Thursday, June 04, 2015


1959, France, directed by Julien Duvivier

A quite wonderful cast here: Darrieux, Blier, Ventura, Meurisse, Reggiani and more, and they're all very much up to par even when typecast (Ventura, for example, although the script attempts to add a degree of nuance). The storyline involves a former Resistance network reuniting to deal with accusations that, 15 years before, there was a traitor in their midst: as David Cairns has remarked, casting Darrieux as a Resistance hero was rather daring in itself given her own less-glorious wartime record. That casting choice is one of the aspects that provides a fascinating glimpse into how France was dealing with wartime memory in the late 1950s -- the résistants here are no caricature heroes but in most cases people who had to compromise at one level or another.

The staging, by Duvivier, brings things to another level: the entire film takes place on a single evening in a single location and it's a technical challenge to have the large cast move around as the action reaches its various peaks. Clusters of people move from one place to another, sometimes very theatrically, but Duvivier effectively creates a sense of claustrophobia and also elects to film many of the shots from below, which creates a real sense of disorientation. I was especially intrigued by one unusual device the director employs: the only glimpse of the outside world is a televised wrestling match that parallels the verbal jousts (indeed most of the characters insist on turning the television sound down -- a point of petty contention throughout), and which provides its own kind of absurdist commentary on the film's action.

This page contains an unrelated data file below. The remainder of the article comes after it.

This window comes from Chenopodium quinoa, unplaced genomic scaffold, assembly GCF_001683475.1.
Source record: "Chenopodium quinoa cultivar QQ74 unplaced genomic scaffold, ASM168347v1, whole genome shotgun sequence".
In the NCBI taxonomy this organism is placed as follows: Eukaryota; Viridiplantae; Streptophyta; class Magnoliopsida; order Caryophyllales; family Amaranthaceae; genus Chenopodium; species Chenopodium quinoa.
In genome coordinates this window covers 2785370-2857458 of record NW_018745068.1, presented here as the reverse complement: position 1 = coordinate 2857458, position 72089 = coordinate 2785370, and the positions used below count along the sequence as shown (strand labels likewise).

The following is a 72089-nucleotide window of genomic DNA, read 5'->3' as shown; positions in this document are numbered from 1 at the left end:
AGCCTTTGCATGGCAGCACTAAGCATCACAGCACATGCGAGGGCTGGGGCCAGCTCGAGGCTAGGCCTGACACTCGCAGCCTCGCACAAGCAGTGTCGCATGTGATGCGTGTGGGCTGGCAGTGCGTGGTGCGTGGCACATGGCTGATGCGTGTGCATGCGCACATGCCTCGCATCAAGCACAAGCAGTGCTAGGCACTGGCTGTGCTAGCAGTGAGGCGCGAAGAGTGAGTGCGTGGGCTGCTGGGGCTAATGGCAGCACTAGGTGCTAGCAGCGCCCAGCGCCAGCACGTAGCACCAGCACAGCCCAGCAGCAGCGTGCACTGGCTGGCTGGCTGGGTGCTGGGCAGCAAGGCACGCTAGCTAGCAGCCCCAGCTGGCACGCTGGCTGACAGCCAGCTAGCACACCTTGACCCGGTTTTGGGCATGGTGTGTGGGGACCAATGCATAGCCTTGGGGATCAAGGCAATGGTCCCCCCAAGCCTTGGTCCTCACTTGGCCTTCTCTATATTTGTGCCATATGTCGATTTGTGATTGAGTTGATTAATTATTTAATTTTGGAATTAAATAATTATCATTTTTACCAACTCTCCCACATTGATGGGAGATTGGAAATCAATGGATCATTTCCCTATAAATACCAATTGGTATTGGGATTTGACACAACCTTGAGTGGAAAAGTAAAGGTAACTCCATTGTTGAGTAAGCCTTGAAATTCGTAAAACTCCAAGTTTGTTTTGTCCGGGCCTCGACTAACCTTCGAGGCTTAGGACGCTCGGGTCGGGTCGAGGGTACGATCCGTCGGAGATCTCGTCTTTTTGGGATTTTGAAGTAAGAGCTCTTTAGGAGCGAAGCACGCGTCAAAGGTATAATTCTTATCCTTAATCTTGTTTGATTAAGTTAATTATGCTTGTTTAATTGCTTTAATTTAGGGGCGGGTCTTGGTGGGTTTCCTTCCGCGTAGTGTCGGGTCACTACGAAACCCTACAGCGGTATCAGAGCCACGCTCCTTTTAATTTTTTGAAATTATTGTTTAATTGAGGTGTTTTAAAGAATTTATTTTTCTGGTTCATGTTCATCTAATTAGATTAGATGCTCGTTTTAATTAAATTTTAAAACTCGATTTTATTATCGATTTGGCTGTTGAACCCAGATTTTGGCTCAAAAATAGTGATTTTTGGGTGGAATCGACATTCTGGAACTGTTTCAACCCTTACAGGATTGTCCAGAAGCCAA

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Boston, Massachusetts, United States